By David Brand
Three New York City District Attorneys joined local lawmakers and immigrants rights advocates at Judson Memorial Church in Manhattan to support legislation banning Immigration and Customs Enforcement (ICE) agents from prowling New York courts and making arrests without a judicial warrant.
ICE arrests inside and around New York courthouses increased by 1700 percent between 2016 and 2018, according to a report by the Immigrant Defense Project. Queens and Brooklyn account for the highest number of courthouse ICE arrests in the state, the report reveals.
Manhattan District Attorney Cyrus Vance, Brooklyn District Attorney Eric Gonzalez and Bronx District Attorney Darcel Clark all said they support the Protect Our Courts Act, which would prevent ICE agents from arresting people inside New York State courthouses or when they are on their way to or from court without a judicial warrant or court order. ICE agents currently justify arrests by using “administrative warrants” that are not signed by a judge, do not necessarily name a suspect and are issued by the agency itself.
“ICE enforcement activity at city courts undermines our justice system and creates fear within immigrant communities,” said Councilmember Rory Lancman, a candidate for Queens DA, who attended the event. “We won't have a system of justice if people are afraid to come and be a part of that system.”
Queens DA Richard A. Brown and Staten Island DA Michael McMahon have not publicly supported the bill.
Assemblymember Michaelle Solages and State Sen. Brad Hoylman announced that they would reintroduce the Protect Our Courts Act in order to stem the fear of deportation among individuals and families involved with the criminal justice system. That fear discourages non-citizens from appearing in court, which leads to danger, complicates their cases and slows the justice system.
“Our judicial system is based on equity and equal accessibility to justice. Changes by federal agencies regarding the enforcement of federal immigration law have instilled significant fear in immigrant communities across New York State,” Solages said in a statement. “As fewer individuals feel safe interacting with the justice system, fearing potential implications for themselves, friends or family, it becomes all the more challenging to promote public safety.”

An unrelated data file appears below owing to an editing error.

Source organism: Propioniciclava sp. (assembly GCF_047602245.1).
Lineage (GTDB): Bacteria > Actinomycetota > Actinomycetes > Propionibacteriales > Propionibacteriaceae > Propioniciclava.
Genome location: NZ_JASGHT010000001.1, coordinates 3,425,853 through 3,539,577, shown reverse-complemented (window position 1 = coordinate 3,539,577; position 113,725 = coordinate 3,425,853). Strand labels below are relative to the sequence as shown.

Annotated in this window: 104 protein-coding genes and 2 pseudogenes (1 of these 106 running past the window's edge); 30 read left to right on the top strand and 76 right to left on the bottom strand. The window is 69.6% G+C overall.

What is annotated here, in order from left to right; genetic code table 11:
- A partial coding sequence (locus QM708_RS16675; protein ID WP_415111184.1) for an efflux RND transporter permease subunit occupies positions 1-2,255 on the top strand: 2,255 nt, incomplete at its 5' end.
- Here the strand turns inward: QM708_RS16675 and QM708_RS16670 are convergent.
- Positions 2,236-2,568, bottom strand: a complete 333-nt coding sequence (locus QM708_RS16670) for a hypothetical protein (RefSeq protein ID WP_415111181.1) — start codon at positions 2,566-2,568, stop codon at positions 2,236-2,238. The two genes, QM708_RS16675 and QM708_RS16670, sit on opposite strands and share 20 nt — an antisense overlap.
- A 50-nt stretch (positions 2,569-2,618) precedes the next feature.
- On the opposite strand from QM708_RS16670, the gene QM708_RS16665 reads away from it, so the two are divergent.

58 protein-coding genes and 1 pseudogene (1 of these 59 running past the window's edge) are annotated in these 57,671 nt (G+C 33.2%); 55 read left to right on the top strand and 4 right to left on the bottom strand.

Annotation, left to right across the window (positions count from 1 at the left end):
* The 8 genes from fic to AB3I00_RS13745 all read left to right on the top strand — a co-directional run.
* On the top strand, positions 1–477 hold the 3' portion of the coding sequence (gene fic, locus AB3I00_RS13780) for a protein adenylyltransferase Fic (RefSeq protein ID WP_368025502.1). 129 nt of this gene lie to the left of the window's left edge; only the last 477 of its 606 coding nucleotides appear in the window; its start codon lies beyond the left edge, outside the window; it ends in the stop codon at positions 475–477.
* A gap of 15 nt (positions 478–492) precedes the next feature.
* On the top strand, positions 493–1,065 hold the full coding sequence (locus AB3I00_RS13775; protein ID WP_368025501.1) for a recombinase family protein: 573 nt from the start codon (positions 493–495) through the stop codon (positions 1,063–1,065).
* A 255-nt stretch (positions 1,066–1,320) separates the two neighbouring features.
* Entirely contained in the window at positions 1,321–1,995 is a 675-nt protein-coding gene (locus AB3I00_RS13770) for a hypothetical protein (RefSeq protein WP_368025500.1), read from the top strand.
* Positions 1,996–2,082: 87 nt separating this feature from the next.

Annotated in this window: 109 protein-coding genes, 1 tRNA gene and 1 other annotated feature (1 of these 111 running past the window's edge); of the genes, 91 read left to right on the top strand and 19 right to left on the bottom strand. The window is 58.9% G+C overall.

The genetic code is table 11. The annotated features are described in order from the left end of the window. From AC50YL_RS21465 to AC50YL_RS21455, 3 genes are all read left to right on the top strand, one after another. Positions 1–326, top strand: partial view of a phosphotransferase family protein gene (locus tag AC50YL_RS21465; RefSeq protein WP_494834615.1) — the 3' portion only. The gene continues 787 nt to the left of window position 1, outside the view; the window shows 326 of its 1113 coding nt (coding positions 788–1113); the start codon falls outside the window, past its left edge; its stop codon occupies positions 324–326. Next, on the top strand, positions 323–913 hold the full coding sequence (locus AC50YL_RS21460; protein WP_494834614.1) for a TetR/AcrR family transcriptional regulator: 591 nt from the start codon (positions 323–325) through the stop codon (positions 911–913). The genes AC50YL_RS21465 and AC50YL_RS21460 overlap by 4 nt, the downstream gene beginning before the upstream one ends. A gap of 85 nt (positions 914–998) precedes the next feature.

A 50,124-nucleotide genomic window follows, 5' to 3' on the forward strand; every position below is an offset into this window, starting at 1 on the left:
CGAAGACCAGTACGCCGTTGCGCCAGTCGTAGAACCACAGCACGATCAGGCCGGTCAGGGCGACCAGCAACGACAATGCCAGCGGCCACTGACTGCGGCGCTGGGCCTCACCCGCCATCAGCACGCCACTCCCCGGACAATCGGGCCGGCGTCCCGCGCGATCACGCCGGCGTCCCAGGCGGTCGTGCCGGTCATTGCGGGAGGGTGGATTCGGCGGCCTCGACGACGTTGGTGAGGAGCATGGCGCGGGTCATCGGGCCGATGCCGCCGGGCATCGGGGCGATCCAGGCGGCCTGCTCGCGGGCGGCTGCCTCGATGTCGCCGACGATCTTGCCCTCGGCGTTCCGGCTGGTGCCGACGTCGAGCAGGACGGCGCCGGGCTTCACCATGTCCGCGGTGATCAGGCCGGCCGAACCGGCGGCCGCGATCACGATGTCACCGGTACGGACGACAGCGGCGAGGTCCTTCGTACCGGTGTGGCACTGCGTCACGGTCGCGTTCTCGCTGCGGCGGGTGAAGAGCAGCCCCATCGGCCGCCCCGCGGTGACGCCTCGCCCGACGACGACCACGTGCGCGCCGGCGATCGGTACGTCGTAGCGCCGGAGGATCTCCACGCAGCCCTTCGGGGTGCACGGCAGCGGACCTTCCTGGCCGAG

Manhattan DA Cy Vance said that arresting and deporting New Yorkers who show up to court dates threatens community safety.
“When fear of deportation prevents victims and witnesses from coming forward, or deters defendants from responsibly attending their court dates, our justice system is less effective, and our city is less safe,” Vance said.
Clark said the prospect of ICE’s presence motivates non-citizen witnesses to avoid courthouses.
“Arrests by Immigration and Customs Enforcement could have a chilling effect on getting witnesses to assist in our cases, potentially resulting in a threat to public safety,” Clark said.
Demonstrators included representatives from the Immigrant Defense Project, The Bronx Defenders, The Legal Aid Society, Make the Road New York, Sanctuary for Families, Anti-Defamation League and various labor unions.
“ICE’s presence in New York’s courts is jeopardizing our criminal justice system and putting everyone in our state at risk,” said IDP Executive Director Alisa Wellek. “ICE agents have been operating outside the guidelines the agency has set for itself and we desperately need a law that makes it clear that victims, witnesses and defendants have the right to a fair day in court. That is the just thing to do and a necessary step to restore faith in our court system.”